Museums are evolving. In a cultural moment in which institutions are called toward self-reflection, inclusivity, and accountability, the question remains: what does collaboration mean for museum and community, institution and individual? How can ethical action drive our work?
When Ortiz-Concha talks about his relationship with clay, he conveys a clear sense of reverence and respect. He sees the act of gathering clay and forming vessels as a moment of intervention in millions of years of geological processes, something not to be taken lightly.
Women in archaeology have come a long way. They now comprise half of all archaeologists in North America and have surpassed men in the number of archaeology PhDs awarded. They work as the heads of university departments, leaders of field schools, and senior scholars in research institutions. Yet when Linda Cordell (1943–2013) emerged into the field, the landscape was very different.
The Diné are resilient people and know how to adapt to hardship. Before Euro-American contact, the Diné wore deerskin clothing. As Spanish, Mexican, and American settlers came to Navajo land and introduced new materials, Diné art and culture evolved.
Over the course of her Anne Ray internship, Emily Santhanam dove deep into the collections, approaching the objects through registration, collections management, education, and curation work. Each project taught her to navigate Native American arts stewardship in a new way. Yet what she most enjoyed was creating an online exhibition about the bolo ties cared for by the IARC.
SAR’s 2021 Ronald and Susan Dubin Native artist fellow, Lehuauakea is a Kanaka Maoli (Native Hawaiian) interdisciplinary artist. Originally from Pāpa’ikou on Moku O Keawe, Hawai’i, Lehuauakea creates traditional kapa (wauke bark cloth), which is painted or hand-stamped with patterns made from natural earth pigments and plant dyes.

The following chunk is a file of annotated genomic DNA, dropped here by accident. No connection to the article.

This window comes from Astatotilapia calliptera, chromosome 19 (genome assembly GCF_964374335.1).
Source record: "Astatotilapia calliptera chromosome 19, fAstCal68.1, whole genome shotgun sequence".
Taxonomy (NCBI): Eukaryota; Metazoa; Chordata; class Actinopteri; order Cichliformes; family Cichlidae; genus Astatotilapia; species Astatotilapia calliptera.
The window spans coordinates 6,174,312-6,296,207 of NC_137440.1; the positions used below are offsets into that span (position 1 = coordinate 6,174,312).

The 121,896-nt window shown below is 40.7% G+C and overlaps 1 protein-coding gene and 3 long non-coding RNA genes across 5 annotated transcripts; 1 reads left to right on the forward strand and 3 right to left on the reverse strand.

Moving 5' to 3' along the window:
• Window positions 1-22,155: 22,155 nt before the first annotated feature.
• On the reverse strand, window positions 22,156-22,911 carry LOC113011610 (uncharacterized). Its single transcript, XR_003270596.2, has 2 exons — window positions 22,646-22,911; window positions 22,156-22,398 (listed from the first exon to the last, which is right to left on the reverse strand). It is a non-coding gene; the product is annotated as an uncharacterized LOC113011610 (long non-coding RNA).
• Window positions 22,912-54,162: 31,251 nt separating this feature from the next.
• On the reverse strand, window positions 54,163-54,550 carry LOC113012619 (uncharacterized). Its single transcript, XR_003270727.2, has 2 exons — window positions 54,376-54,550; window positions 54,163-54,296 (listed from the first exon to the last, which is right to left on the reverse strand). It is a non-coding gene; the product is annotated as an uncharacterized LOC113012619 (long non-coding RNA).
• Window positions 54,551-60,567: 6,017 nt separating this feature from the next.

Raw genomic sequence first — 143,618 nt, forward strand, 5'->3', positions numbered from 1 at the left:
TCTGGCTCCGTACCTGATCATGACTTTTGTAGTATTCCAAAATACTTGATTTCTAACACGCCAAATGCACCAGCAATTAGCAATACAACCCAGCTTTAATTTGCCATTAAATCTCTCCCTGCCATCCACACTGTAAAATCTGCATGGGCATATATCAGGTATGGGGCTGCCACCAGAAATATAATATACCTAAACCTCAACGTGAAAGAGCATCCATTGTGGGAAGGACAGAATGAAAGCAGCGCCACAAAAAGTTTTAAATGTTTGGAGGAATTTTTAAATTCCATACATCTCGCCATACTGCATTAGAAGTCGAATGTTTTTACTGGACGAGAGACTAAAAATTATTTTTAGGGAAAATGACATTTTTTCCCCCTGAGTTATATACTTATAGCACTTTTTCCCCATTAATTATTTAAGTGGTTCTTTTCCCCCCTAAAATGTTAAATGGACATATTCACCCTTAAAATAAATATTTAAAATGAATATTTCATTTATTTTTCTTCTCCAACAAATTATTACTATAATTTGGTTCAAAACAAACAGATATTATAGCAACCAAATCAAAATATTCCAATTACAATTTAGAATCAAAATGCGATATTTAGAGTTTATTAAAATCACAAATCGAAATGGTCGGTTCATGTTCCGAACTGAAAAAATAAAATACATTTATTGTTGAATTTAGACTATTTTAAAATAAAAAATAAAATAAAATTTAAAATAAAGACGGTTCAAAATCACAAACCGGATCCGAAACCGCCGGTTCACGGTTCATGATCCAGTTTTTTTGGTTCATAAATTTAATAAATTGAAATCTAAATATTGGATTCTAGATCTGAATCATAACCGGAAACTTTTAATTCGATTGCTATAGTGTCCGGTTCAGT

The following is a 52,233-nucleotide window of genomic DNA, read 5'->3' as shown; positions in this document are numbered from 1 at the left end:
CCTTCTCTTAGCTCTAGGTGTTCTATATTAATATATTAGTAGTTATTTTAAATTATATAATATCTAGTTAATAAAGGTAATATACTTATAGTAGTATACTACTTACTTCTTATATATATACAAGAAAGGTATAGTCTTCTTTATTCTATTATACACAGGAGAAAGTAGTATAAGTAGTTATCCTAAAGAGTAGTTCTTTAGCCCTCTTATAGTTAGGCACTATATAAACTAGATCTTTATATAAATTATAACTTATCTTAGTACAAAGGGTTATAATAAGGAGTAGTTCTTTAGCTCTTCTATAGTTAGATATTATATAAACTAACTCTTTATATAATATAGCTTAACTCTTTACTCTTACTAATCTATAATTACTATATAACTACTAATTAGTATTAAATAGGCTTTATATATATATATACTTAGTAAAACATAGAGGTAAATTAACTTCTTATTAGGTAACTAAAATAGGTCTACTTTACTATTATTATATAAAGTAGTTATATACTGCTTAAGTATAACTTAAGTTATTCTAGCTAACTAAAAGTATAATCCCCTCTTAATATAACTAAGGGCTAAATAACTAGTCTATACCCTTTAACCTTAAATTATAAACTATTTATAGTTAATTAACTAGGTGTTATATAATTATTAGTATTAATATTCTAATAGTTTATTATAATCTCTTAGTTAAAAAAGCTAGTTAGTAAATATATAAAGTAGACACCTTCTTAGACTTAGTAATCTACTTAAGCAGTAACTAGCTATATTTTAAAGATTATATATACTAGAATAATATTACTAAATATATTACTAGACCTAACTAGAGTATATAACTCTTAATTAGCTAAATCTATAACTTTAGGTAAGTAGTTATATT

It’s easy to identify heartbreak in the past year and a half. The COVID-19 pandemic has challenged our world, upending the lives of individuals, families, and entire nations. Locating hope amid loss—creativity in chaos—takes a special form of attention.
2021 J. I. Staley Prize Awarded to Laurence Ralph for Renegade Dreams, Living Through Injury in Gangland Chicago
The School for Advanced Research is pleased to announce that the 2021 J. I. Staley Prize will go to Laurence Ralph, professor of anthropology at Princeton University and director of the Center on Transnational Policing, for his 2014 book, Renegade Dreams: Living through Injury in Gangland Chicago (University of Chicago Press).
Every year SAR publishes its Annual Report, which describes accomplishments and acknowledges supporters over the previous fiscal year. Our 2019–2020 report is no different, and yet so much has changed, as President Michael F. Brown explains.
“We began the class with an exercise in humility: writing down our thoughts and beliefs about Greenwood, and comparing that with broad assumptions, rumors, and questions.” Hear from SAR Anne Ray intern, Emily Santhanam, about her experience in the fall 2020 virtual in-depth course Unearthing Violence: Archaeology in the Aftermath of the Tulsa Race Massacre and learn how you can download the recorded course sessions.